Al-Mansur Ali bin Salah ad-Din
Contest over the imamate
Ali bin Salah ad-Din was a son of the preceding imam an-Nasir Muhammad Salah ad-Din who had held extensive power in highland Yemen. He grew up in San'a, the most important city of the realm. After an-Nasirs sudden demise in 1391, no less than four claimants to the imamate appeared, foremost among them the learned al-Mahdi Ahmad bin Yahya. The young Ali eventually prevailed. He was proclaimed imam under the name al-Mansur Ali, with the support of the scholars and population of San'a. However, a rival imam called al-Hadi Ali had some support in the northern parts of the Zaidi territory from 1393 to 1432. Due to the unrest, al-Mansur Ali had to travel frequently to trouble spots. He had to fight hard to gain control over Sa'dah, the traditional centre of Zaidi power in the north. Various strongholds of the Tayyibi Isma'ili sect were taken, and their leader Ali Shams al-Din II was forced out of Dhu Marmar, a fortress to the east of San'a. Idris Imad al-Din with the Rasulid dynasty Sultan al-Malik al-Zahir (r. 1428–1439) repeatedly fought against the Zaydi imam al-Mansur Ali (r. 1391–1436), and recaptured numerous fortresses from Zaydi control. In Zaidi historiography, the imam is celebrated as a mujaddid bi-sayfihi, a warlike restorer. That his bellicose exploits sometimes afflicted other Zaidi Muslims did not detract from his reputation. Al-Mansur Ali's rule over San'a was never in danger, but in 1395 he sacked the qadi in the city, who had been found to correspond with the Rasulid Dynasty in the lowland. Two years later he made a diplomatic foray when he sent offerings to the Rasulid Sultan al-Ashraf Isma'il I in Zabid. The offerings consisted of "five loads of articles esteemed as rarities, and five head of horses of good lineages".
Later reign and death
In 1403 a tribal army from Hamdan moved towards San'a. The imam swiftly attacked the enemy force outside the city and routed the tribesmen. Shaykh Idris al-Hamdani asked for peace, but al-Mansur Ali refused to listen. Instead, he ravaged the Hamdani lands extensively, until the local shaykhs appeared again to ask for a stop of the hostilities. A peace was eventually concluded, on the condition that the Hamdanis ceded Hisn al-Munaqqab and al-Masna'ah. Some time after these events, al-Mansur Ali concluded a truce with the Rasulids. Towards the end his reign, especially after 1424, Rasulid power began to crumble when a number of short-lived sultans succeeded each other on the throne. In 1436, Yemen was ravaged by the plague, and one of the victims was al-Mansur Ali. He died in San'a and was buried in the Salah ad-Din Mosque, constructed by his father. The son of the deceased imam, an-Nasir Muhammad, took power but succumbed as well after just 28 days. After that, no less than three rival imams appeared, of whom al-Mansur an-Nasir tried to anchor his legitimacy by marrying the granddaughter of al-Mansur Ali.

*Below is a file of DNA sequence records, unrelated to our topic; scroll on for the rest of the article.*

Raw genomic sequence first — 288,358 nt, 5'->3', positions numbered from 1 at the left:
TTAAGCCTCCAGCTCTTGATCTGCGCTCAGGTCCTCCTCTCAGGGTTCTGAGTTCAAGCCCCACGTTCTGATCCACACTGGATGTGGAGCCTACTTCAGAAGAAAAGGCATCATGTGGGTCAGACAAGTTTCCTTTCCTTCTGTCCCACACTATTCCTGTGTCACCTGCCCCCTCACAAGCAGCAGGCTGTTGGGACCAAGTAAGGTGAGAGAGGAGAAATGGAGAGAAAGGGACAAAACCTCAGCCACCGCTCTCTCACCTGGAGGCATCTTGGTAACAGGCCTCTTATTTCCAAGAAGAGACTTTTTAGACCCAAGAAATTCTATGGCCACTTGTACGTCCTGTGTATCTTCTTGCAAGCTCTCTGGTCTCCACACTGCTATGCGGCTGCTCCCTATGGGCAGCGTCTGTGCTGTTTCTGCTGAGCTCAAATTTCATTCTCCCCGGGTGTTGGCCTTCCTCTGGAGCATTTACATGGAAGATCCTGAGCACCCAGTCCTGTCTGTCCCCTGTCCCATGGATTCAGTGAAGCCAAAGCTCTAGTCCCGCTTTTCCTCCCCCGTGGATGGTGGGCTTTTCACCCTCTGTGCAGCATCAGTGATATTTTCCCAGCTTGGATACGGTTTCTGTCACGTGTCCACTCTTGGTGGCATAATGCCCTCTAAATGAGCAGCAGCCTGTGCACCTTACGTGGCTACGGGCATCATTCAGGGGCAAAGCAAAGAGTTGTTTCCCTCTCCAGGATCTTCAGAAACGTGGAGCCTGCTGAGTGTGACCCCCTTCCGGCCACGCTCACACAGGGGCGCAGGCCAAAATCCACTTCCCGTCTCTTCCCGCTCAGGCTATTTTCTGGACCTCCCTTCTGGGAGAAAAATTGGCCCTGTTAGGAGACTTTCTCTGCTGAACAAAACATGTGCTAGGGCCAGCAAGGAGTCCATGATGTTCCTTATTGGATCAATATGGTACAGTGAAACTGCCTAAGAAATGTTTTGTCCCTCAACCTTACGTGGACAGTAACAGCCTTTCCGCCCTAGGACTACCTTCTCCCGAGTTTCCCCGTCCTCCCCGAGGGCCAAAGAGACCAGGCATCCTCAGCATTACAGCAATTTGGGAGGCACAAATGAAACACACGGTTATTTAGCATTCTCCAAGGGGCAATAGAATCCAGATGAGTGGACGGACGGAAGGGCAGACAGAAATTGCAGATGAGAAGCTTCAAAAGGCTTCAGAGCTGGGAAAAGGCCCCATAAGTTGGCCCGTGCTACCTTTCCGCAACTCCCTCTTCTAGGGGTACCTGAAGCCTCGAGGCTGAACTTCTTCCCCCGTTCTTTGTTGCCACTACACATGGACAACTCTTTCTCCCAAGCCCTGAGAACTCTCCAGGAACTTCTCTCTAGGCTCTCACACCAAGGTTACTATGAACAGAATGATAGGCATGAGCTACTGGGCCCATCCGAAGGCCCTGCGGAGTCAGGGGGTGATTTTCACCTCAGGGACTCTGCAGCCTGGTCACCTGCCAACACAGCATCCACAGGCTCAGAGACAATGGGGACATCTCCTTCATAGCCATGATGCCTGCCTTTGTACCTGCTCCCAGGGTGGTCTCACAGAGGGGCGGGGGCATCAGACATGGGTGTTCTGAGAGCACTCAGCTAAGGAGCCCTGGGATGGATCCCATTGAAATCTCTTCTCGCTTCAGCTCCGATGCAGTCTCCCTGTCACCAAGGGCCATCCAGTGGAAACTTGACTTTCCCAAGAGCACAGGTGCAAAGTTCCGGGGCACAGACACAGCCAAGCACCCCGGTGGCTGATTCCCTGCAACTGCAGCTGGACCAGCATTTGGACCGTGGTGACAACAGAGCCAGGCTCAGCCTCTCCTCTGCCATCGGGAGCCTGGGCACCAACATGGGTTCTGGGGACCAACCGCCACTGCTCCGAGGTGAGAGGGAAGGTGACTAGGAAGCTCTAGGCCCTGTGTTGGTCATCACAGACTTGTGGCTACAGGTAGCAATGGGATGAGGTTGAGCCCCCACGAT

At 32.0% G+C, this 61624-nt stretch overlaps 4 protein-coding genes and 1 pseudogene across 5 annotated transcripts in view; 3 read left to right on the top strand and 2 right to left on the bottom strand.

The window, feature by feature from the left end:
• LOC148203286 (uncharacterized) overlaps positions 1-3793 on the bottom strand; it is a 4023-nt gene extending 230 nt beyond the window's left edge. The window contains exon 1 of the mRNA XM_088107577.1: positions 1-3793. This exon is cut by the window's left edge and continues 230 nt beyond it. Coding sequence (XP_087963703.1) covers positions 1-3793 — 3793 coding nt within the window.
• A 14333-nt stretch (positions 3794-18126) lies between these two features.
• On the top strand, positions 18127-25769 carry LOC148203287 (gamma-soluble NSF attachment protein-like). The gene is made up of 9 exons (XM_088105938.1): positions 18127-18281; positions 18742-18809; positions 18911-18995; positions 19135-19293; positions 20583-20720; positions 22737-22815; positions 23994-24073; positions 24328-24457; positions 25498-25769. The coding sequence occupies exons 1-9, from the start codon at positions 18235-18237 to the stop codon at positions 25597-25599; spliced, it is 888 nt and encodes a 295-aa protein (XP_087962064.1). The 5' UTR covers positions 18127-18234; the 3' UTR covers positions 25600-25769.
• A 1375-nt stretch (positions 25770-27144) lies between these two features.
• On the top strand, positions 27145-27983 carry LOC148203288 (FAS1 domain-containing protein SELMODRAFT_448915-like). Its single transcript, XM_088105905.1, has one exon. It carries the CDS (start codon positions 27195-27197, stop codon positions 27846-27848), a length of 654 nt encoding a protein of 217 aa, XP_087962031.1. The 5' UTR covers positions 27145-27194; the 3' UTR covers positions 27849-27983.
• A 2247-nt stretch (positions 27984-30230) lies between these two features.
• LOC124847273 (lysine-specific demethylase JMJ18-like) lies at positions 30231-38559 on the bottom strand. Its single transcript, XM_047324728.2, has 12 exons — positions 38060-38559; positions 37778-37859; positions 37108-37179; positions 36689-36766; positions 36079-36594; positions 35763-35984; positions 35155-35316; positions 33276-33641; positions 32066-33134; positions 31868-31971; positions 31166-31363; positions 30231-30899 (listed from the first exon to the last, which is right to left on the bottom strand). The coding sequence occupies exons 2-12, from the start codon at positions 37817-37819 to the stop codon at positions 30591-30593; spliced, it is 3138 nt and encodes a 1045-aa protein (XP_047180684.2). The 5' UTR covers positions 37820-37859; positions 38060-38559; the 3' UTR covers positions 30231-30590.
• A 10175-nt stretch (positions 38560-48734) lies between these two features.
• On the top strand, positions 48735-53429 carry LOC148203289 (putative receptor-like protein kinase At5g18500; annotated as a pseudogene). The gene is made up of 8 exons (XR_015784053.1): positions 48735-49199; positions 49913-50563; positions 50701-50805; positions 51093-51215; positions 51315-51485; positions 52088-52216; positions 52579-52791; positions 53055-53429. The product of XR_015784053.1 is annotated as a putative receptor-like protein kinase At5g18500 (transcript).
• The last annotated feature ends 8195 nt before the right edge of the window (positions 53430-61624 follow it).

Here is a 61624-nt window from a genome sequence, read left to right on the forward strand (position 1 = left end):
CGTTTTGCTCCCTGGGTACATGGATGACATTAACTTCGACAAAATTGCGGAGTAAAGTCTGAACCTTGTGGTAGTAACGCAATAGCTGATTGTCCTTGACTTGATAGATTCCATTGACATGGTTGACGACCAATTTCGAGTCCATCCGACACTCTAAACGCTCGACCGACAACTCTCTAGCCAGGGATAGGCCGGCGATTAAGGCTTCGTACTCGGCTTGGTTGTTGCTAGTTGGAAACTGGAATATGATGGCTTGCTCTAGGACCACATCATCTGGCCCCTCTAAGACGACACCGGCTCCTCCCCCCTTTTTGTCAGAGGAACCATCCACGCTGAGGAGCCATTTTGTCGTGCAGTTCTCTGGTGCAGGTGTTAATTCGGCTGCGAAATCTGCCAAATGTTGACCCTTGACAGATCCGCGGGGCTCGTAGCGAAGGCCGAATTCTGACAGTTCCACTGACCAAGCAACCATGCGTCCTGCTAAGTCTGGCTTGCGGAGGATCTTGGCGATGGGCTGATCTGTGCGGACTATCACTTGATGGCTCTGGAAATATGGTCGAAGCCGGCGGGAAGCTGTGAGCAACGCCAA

- ^ Zaidi biographies, http://www.al-aalam.com/personinfo.asp?pid=638 (in Arabic).
- ^ El-Khazreji, The Pearl-Strings; A History of the Resuli dynasty, Vol. II. Leiden 1908, pp. 258-9.
- ^ Robert Wilson, Gazetteer of Historical North-West Yemen. Hildesheim 1989, p. 57.
- ^ R.B. Serjeant & R. Lewcock, San'a'; An Arabian Islamic City. London 1983, p. 66.
- ^ Zaidi biographies, http://www.al-aalam.com/personinfo.asp?pid=6787 (in Arabic).
- ^ Enzyklopädie des Islam, Vol III, 1936, p. 1219.
an-Nasir Muhammad Salah ad-Din
| Imam of Yemen
al-Mansur an-Nasir, al-Mahdi Salah ad-Din, and al-Mutawakkil al-Mutahhar